What Students Think About Google Expeditions

What Students Think About Google Expeditions

Students at Ossining High School in Westchester County, NY, recently participated in a Google Expeditions Pioneer Program. When asked for feedback about the program, the results were clear: students and teachers enjoyed Expeditions and liked learning from and with them, but there is room for improvement. Here are some of the student comments:

“I thought it was a cool experiment but if we were able to mover around more, I think it would be a more fun and engaging experience”

“I liked the Google expeditions because I liked seeing places in depth that I’ve never been before. I didn’t really like it because I almost threw up the period after.”

“We talk about so many different places within classes that you would think we would never be able to see or visit, but Expeditions gives students a chance to actually see places a little more realistically than in pictures.”

“I disliked Google expeditions due to the fact that you’re pretty much just looking at a fancy photo, you aren’t getting the actual experience of a field trip.”

“It really encompassed a new learning experience that I would like to use as it gave real life experiences in a classroom setting, allowing it to stay put in our memory.”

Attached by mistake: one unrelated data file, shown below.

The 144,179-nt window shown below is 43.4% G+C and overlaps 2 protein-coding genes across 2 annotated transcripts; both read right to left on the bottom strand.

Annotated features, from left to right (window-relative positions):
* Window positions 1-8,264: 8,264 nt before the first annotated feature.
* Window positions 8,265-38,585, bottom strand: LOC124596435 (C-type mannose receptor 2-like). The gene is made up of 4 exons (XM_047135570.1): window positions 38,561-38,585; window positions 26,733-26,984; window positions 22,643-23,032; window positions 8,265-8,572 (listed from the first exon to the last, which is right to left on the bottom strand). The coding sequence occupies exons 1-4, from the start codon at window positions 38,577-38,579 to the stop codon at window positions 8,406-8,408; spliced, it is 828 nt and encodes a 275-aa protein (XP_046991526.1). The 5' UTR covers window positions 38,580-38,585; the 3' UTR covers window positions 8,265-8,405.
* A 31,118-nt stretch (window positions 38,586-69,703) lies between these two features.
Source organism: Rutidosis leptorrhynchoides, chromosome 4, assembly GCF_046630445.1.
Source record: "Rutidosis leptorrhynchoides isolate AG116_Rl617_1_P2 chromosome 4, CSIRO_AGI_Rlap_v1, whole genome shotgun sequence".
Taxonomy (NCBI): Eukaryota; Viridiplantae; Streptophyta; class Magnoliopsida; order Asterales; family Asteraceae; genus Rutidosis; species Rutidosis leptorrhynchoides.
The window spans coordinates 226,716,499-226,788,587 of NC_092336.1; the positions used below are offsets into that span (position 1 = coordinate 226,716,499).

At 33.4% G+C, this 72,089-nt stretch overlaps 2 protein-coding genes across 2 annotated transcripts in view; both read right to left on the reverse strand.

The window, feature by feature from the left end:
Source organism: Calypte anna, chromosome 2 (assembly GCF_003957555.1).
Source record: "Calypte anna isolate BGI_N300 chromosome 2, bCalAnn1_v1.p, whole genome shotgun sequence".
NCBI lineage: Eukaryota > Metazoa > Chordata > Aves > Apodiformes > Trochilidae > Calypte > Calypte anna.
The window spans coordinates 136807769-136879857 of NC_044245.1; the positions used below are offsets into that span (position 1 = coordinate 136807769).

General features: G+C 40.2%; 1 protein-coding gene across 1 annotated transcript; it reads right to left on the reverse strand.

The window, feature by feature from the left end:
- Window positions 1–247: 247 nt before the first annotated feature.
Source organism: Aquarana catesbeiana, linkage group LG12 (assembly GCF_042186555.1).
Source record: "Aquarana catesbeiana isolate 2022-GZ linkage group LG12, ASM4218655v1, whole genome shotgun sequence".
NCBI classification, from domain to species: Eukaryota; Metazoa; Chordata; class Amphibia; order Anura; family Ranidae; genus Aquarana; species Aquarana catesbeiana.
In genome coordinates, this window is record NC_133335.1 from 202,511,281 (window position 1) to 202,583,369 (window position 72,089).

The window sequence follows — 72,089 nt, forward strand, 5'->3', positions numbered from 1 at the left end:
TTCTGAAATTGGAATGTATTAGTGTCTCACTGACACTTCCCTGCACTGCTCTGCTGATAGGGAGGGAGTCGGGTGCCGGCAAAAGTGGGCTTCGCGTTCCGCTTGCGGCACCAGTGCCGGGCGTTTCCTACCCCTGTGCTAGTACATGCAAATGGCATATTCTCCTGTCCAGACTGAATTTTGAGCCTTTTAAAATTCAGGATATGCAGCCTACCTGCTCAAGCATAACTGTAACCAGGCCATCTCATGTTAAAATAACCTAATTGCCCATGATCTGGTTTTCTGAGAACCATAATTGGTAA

“I think it just took time away from actual learning I don’t think it accomplished much, besides making a group of 20 kids nauseous. Also you don’t learn much because kids are too busy fooling around looking at the image instead of listening to the teacher.”

“Google Expeditions enhances learning because it allows students to travel to the place they are learning about without ever leaving the classroom. Being able to see a place in a 3-D sense replaces the need for 2-D pictures that a student would normally see on a power point slide.”

Here are some teacher responses:

“The visual and interactive qualities made it very engaging for the students. My only dislike was that I planned a lesson not having a clear idea of the details or what would be seen. I also thought that the some of the locations could have had more images and details. For example, Edinburgh castle only had a street view, one room and a view from the roof. I thought we would actually be in more rooms and locations in the castle.”

“I was impressed, it was definitely a change of pace for the students. Also, the positive reactions of some prompted more participation from those who were not interested at first. I liked how I could direct their attention to certain things, although I wish it allowed for more mobility to really explore.”

“Instead of just talking about a place, I was able to bring my students to the place. This is not a tool that can be used to replace a lesson, but is a tool that can most definitely enhance a lesson.”

Overall, students and teachers were excited by the 360-degree functionality and the graphics, but many felt uncomfortable with the Cardboard devices, and some even nauseous. A handful asked for more interactivity, like sound, video, and higher resolution images. Some teachers said that it was hard to plan for because the Expedition descriptions are vague and can’t be previewed beforehand. All of these criticisms are spot on. But so are the good things. They want to do it again. They want to create and have students create their own. And they realize the potential for Google Expeditions to change education. Read Adam’s complete survey data here: www.techlearning.com/jan16